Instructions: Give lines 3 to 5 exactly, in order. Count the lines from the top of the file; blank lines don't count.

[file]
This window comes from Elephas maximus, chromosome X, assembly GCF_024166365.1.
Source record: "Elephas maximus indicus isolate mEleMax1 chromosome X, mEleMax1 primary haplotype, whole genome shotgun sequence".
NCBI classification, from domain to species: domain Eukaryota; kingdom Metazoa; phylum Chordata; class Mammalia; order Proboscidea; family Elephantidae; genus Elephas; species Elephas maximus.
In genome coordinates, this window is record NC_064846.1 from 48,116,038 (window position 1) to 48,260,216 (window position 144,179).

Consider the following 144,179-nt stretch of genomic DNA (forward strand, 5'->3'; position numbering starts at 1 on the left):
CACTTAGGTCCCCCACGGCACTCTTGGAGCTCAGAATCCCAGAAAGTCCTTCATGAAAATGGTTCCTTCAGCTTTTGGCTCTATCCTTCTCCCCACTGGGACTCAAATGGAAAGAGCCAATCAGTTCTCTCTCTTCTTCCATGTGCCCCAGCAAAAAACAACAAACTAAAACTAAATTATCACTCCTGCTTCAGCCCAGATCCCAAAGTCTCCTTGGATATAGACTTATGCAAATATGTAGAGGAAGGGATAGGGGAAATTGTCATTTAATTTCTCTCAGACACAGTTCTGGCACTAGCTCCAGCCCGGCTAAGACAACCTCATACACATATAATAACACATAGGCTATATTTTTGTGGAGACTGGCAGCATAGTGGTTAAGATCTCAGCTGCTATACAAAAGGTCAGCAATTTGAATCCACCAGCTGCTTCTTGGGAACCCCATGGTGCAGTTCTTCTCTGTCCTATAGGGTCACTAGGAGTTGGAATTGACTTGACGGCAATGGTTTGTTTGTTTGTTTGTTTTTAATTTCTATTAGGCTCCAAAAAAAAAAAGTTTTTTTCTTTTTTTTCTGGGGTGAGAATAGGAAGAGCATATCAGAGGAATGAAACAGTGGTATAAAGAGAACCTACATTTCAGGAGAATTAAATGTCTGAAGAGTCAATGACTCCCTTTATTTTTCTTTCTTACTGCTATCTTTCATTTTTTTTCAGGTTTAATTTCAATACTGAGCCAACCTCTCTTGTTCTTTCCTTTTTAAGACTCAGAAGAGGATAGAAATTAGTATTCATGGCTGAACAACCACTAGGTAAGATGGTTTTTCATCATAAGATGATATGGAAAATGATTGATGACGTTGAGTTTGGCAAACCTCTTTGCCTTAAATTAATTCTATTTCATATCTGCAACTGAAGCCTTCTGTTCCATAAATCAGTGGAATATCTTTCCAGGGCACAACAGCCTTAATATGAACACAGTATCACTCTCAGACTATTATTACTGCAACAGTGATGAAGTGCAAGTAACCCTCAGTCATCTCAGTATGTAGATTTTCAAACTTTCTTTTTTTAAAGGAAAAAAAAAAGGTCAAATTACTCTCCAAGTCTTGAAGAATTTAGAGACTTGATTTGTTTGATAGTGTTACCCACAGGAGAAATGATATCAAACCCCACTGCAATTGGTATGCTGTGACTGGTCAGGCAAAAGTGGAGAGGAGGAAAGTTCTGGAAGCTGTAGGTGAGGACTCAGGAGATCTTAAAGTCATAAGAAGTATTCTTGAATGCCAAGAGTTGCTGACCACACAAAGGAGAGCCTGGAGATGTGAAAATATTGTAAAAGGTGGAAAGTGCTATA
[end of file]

NCBI classification, from domain to species: domain Eukaryota; kingdom Metazoa; phylum Chordata; class Mammalia; order Proboscidea; family Elephantidae; genus Elephas; species Elephas maximus.
In genome coordinates, this window is record NC_064846.1 from 48,116,038 (window position 1) to 48,260,216 (window position 144,179).

Consider the following 144,179-nt stretch of genomic DNA (forward strand, 5'->3'; position numbering starts at 1 on the left):